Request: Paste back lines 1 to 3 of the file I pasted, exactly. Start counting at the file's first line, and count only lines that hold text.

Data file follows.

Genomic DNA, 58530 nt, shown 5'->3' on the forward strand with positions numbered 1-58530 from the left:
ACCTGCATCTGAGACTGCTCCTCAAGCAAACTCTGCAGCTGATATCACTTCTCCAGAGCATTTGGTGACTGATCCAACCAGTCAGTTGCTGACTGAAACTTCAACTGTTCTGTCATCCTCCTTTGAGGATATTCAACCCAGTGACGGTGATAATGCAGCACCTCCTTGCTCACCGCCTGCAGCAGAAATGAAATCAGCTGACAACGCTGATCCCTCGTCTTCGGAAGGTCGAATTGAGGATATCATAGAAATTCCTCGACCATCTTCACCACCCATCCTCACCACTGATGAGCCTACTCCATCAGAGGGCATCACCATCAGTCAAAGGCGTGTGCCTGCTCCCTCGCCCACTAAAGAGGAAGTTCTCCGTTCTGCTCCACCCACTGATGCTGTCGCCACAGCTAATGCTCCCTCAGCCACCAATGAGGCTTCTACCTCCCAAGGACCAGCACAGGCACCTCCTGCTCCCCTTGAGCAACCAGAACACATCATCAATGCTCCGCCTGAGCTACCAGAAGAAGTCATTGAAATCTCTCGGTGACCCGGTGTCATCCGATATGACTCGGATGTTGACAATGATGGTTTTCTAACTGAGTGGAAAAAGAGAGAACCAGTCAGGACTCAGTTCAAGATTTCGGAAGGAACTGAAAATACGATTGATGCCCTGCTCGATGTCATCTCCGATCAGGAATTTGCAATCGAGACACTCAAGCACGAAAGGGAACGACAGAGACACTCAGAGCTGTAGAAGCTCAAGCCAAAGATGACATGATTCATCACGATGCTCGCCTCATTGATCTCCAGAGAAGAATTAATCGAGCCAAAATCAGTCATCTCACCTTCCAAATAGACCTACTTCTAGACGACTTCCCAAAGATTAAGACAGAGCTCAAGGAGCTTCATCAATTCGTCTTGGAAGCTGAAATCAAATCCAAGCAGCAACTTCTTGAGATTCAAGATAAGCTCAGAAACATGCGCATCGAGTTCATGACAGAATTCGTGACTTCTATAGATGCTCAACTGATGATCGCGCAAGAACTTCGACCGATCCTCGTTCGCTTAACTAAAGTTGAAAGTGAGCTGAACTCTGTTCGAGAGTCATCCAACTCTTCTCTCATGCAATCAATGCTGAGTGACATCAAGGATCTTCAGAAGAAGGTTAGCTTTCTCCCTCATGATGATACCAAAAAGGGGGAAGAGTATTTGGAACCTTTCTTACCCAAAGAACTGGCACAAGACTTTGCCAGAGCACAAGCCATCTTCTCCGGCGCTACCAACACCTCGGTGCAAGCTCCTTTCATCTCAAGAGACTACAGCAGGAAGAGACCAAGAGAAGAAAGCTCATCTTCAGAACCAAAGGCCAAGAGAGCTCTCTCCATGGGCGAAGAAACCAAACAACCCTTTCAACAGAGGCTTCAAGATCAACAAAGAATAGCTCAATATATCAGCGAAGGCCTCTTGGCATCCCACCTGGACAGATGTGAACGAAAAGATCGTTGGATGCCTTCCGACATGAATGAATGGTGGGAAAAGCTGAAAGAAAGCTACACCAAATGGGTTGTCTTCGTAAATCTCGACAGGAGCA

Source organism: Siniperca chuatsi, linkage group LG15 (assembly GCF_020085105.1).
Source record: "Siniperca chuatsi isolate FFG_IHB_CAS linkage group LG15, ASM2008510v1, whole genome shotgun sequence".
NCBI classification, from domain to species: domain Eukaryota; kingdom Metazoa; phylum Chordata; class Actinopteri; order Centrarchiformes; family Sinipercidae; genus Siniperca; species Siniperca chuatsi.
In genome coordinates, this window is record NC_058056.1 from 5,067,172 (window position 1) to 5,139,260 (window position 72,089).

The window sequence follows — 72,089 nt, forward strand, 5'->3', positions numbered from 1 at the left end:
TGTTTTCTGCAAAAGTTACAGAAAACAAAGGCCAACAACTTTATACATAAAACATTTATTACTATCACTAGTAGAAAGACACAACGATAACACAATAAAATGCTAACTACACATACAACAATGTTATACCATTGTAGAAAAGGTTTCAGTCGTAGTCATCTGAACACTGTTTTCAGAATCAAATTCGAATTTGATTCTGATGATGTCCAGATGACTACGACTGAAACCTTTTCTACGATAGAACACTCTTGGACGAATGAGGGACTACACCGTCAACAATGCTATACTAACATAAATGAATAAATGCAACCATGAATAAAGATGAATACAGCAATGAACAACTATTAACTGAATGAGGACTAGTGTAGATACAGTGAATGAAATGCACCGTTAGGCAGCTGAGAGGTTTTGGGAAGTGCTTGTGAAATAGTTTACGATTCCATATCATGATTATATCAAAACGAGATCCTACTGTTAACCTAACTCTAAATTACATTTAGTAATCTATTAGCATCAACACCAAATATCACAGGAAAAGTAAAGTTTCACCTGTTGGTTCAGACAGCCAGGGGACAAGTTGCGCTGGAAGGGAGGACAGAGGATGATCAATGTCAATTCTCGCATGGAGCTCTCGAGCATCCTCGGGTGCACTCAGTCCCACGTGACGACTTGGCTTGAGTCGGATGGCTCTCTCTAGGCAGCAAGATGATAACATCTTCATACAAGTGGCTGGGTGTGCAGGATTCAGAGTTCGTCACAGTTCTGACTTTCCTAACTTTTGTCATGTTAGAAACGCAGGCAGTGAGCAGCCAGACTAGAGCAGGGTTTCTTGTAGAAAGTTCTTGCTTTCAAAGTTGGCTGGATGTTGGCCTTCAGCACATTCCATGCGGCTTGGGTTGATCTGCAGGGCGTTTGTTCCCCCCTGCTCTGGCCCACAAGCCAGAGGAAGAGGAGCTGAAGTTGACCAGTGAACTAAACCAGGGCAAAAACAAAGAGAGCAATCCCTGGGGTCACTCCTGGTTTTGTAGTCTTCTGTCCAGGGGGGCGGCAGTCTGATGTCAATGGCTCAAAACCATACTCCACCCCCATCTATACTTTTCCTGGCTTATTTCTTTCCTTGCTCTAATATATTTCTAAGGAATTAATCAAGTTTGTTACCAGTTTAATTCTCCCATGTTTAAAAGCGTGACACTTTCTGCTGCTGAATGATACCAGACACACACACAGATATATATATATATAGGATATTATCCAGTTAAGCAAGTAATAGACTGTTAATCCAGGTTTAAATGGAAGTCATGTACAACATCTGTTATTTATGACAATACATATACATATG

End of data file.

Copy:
Genomic DNA, 58530 nt, shown 5'->3' on the forward strand with positions numbered 1-58530 from the left:
ACCTGCATCTGAGACTGCTCCTCAAGCAAACTCTGCAGCTGATATCACTTCTCCAGAGCATTTGGTGACTGATCCAACCAGTCAGTTGCTGACTGAAACTTCAACTGTTCTGTCATCCTCCTTTGAGGATATTCAACCCAGTGACGGTGATAATGCAGCACCTCCTTGCTCACCGCCTGCAGCAGAAATGAAATCAGCTGACAACGCTGATCCCTCGTCTTCGGAAGGTCGAATTGAGGATATCATAGAAATTCCTCGACCATCTTCACCACCCATCCTCACCACTGATGAGCCTACTCCATCAGAGGGCATCACCATCAGTCAAAGGCGTGTGCCTGCTCCCTCGCCCACTAAAGAGGAAGTTCTCCGTTCTGCTCCACCCACTGATGCTGTCGCCACAGCTAATGCTCCCTCAGCCACCAATGAGGCTTCTACCTCCCAAGGACCAGCACAGGCACCTCCTGCTCCCCTTGAGCAACCAGAACACATCATCAATGCTCCGCCTGAGCTACCAGAAGAAGTCATTGAAATCTCTCGGTGACCCGGTGTCATCCGATATGACTCGGATGTTGACAATGATGGTTTTCTAACTGAGTGGAAAAAGAGAGAACCAGTCAGGACTCAGTTCAAGATTTCGGAAGGAACTGAAAATACGATTGATGCCCTGCTCGATGTCATCTCCGATCAGGAATTTGCAATCGAGACACTCAAGCACGAAAGGGAACGACAGAGACACTCAGAGCTGTAGAAGCTCAAGCCAAAGATGACATGATTCATCACGATGCTCGCCTCATTGATCTCCAGAGAAGAATTAATCGAGCCAAAATCAGTCATCTCACCTTCCAAATAGACCTACTTCTAGACGACTTCCCAAAGATTAAGACAGAGCTCAAGGAGCTTCATCAATTCGTCTTGGAAGCTGAAATCAAATCCAAGCAGCAACTTCTTGAGATTCAAGATAAGCTCAGAAACATGCGCATCGAGTTCATGACAGAATTCGTGACTTCTATAGATGCTCAACTGATGATCGCGCAAGAACTTCGACCGATCCTCGTTCGCTTAACTAAAGTTGAAAGTGAGCTGAACTCTGTTCGAGAGTCATCCAACTCTTCTCTCATGCAATCAATGCTGAGTGACATCAAGGATCTTCAGAAGAAGGTTAGCTTTCTCCCTCATGATGATACCAAAAAGGGGGAAGAGTATTTGGAACCTTTCTTACCCAAAGAACTGGCACAAGACTTTGCCAGAGCACAAGCCATCTTCTCCGGCGCTACCAACACCTCGGTGCAAGCTCCTTTCATCTCAAGAGACTACAGCAGGAAGAGACCAAGAGAAGAAAGCTCATCTTCAGAACCAAAGGCCAAGAGAGCTCTCTCCATGGGCGAAGAAACCAAACAACCCTTTCAACAGAGGCTTCAAGATCAACAAAGAATAGCTCAATATATCAGCGAAGGCCTCTTGGCATCCCACCTGGACAGATGTGAACGAAAAGATCGTTGGATGCCTTCCGACATGAATGAATGGTGGGAAAAGCTGAAAGAAAGCTACACCAAATGGGTTGTCTTCGTAAATCTCGACAGGAGCA

Source organism: Siniperca chuatsi, linkage group LG15 (assembly GCF_020085105.1).